Yesterday Nighean Dhonn graduated from high school.
Graduations in this part of the world are doing on a rolling basis; there is a single venue per district and each school gets three hours to roll parents and students in, graduate them, and roll them out for the next one. The irony of the industrial nature of the final act of primary and secondary education - the production line - is not lost on me.
Nighean Gheal came home from the Big Big City for the event and Nighean Bhan is here from her burgeoning "work-until-graduate-school-starts" job. This is first time since Christmas that everyone has been home and likely will be the last time until Christmas that it is true.
The graduation was the usual series of circumstances of Pompish Circumstances that one has come to expect of such things: long trains of students coming in as an endless "ending 1 and repeat" drones through the event center, speeches that students work hard on that are both fairly predictable (if not, thankfully, controversial) and benignly forgettable - and then the fly-bys as the students stride across the stage, sometimes to applause and sometimes to the wild screams of friends and family 32 rows back trying to let them know they are here.
High School Graduation. One of the few traditions and rites we seem to maintain for this age group.
I was commenting to The Ravishing Mrs. TB this week as we were leaving from a high school event that this would be the first fall in 10 years we would not be looking at September to return. If I think about it even more, this is first time in 20 years we will not actively be thinking about getting ready for school (other than the paying of the college tuition, of course). And, of course, the fact that this probably represents a gap of 20 or more years before we would likely attend another high school graduation.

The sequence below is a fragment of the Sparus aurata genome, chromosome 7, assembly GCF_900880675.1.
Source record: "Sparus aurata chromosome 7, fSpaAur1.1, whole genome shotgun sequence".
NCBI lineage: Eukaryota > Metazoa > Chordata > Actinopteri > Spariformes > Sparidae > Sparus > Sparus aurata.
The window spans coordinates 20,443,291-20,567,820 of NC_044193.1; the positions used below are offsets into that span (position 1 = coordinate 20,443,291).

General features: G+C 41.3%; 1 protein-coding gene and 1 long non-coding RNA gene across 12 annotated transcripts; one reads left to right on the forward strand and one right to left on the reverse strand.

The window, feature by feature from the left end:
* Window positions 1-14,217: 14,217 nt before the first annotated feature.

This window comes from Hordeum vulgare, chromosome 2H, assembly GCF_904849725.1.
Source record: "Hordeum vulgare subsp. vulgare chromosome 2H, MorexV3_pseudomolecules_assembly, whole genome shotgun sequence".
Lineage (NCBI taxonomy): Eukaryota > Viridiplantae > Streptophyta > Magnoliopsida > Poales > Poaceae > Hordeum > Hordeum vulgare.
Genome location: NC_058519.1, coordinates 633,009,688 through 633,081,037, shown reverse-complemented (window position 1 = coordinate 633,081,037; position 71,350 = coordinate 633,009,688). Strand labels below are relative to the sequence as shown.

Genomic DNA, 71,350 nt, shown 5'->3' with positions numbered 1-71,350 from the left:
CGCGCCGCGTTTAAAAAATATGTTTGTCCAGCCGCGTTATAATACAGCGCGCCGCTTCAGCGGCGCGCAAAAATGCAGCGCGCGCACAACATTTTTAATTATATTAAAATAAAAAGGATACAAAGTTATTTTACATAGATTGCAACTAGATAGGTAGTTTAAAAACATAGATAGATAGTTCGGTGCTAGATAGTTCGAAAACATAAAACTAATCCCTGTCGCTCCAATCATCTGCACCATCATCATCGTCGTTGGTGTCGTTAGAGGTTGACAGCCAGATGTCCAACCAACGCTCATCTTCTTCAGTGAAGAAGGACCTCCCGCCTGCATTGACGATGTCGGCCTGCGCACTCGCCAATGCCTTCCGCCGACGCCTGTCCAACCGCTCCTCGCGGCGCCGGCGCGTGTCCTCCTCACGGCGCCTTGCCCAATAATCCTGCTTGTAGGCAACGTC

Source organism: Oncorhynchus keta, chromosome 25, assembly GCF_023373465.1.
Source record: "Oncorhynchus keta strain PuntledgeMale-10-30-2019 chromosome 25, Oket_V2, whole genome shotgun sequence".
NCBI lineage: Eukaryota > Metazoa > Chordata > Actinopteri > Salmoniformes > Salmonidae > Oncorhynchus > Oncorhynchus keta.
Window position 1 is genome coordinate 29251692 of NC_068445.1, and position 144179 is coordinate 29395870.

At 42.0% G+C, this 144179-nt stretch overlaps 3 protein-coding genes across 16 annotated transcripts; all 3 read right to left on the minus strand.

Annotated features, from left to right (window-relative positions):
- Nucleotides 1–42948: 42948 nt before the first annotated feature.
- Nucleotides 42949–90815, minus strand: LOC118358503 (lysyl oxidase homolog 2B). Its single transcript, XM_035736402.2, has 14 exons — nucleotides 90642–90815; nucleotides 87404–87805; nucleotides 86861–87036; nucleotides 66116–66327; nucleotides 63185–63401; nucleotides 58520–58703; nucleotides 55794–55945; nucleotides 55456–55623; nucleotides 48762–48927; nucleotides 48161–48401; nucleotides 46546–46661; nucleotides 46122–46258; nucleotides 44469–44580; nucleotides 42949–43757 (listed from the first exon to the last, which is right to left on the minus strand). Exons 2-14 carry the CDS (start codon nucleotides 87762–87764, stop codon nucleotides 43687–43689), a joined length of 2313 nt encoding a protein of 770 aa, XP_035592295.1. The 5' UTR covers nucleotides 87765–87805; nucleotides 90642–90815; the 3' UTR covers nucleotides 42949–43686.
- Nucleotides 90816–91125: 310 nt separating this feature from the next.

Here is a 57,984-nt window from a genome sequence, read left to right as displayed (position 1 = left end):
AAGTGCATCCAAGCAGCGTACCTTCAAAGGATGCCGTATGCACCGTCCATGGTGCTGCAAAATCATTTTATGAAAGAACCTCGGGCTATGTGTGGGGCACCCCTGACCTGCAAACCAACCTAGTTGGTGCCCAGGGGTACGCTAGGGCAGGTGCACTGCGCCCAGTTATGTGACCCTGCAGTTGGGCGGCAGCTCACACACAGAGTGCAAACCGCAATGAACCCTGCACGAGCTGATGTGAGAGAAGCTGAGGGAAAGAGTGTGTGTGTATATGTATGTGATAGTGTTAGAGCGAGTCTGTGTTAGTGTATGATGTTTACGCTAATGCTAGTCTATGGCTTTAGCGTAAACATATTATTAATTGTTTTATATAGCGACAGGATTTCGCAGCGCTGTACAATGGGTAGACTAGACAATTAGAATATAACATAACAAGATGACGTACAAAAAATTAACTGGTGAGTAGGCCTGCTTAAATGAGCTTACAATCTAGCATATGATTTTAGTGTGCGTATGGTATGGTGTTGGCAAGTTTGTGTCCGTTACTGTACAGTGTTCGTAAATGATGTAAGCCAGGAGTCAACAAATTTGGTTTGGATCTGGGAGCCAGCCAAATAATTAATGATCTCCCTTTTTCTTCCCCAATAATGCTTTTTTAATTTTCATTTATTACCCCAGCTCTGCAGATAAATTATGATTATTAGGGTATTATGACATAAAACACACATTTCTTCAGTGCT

It is not just that such things as school and school events are largely ending. It is equally that family dynamics are changing as well.
Likely after August of this year, this will not be "home" for any of Na Clann. Yes, they may still come to live here from time to time (Nighean Bhan is to finish graduate school, and surely Nighean Dhonn will be home at least for Christmases) but this will never be their place of residence. It will be where they spent a lot of their lives and a place where all the things they could not take with them immediately will reside, but not the place that that spiritually live. That will be elsewhere. This will be a place of memories and visits and only tangentially of "life as it happens".
On the Road of Life, we seem to be passing a lot of exits all at once with the sign "Next Gas: 100 Miles" flying by out of the corner of our eye as we zoom past. There is simply nothing for it but to check the fuel gauge and drive on, hoping the scenery belies what seems to be a rather stark statement of desolation.